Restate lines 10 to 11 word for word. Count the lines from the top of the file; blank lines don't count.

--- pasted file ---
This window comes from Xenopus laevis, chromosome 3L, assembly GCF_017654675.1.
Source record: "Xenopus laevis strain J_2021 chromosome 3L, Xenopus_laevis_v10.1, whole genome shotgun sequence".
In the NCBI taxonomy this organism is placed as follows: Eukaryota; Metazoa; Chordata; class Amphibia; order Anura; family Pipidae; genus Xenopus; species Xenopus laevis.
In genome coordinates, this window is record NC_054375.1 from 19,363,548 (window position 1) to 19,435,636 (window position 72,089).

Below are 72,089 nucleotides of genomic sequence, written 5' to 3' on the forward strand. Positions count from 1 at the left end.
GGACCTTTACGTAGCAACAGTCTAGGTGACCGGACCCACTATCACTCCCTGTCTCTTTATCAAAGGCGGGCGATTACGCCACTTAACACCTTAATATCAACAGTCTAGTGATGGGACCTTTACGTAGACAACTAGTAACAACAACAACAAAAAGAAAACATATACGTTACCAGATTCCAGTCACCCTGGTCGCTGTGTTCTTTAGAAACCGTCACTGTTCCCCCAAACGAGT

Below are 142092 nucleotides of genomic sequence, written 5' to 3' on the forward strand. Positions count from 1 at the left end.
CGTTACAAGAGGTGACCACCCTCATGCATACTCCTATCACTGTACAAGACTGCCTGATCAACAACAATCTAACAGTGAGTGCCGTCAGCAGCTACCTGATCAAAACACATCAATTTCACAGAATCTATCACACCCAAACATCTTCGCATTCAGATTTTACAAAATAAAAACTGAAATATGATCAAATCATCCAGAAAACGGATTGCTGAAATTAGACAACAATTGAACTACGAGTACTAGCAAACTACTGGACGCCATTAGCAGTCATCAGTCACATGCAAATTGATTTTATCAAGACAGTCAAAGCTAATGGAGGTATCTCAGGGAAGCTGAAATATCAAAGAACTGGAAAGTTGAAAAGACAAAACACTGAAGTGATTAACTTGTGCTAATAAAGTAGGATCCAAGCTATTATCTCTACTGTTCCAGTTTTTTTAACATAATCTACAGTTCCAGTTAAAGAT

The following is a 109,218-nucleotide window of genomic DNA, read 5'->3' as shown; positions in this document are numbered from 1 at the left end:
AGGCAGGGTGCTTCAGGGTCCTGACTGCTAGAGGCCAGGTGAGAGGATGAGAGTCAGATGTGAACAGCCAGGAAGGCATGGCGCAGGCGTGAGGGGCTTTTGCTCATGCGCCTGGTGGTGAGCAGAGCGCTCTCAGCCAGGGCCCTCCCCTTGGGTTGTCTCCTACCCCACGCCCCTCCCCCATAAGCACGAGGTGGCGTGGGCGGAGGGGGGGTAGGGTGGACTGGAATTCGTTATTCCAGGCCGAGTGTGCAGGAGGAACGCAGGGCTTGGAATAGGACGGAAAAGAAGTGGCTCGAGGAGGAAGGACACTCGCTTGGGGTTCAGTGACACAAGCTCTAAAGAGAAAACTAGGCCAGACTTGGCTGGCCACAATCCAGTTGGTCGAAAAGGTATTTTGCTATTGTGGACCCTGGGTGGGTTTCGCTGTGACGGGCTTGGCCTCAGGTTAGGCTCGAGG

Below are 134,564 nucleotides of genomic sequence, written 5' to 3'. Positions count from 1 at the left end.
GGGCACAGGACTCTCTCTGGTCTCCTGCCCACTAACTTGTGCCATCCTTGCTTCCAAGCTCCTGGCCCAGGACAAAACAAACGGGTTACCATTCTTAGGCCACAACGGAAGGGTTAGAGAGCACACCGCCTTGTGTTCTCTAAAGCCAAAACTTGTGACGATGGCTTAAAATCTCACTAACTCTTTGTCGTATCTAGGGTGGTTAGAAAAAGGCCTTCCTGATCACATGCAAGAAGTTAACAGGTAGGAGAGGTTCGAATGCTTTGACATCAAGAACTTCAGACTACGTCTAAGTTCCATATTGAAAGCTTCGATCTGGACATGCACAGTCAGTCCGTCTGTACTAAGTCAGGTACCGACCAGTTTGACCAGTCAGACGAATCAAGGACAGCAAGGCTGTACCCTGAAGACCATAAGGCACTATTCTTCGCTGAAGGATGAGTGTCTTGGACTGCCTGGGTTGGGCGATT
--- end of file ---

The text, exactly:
AGGCAGGGTGCTTCAGGGTCCTGACTGCTAGAGGCCAGGTGAGAGGATGAGAGTCAGATGTGAACAGCCAGGAAGGCATGGCGCAGGCGTGAGGGGCTTTTGCTCATGCGCCTGGTGGTGAGCAGAGCGCTCTCAGCCAGGGCCCTCCCCTTGGGTTGTCTCCTACCCCACGCCCCTCCCCCATAAGCACGAGGTGGCGTGGGCGGAGGGGGGGTAGGGTGGACTGGAATTCGTTATTCCAGGCCGAGTGTGCAGGAGGAACGCAGGGCTTGGAATAGGACGGAAAAGAAGTGGCTCGAGGAGGAAGGACACTCGCTTGGGGTTCAGTGACACAAGCTCTAAAGAGAAAACTAGGCCAGACTTGGCTGGCCACAATCCAGTTGGTCGAAAAGGTATTTTGCTATTGTGGACCCTGGGTGGGTTTCGCTGTGACGGGCTTGGCCTCAGGTTAGGCTCGAGG

Below are 134,564 nucleotides of genomic sequence, written 5' to 3'. Positions count from 1 at the left end.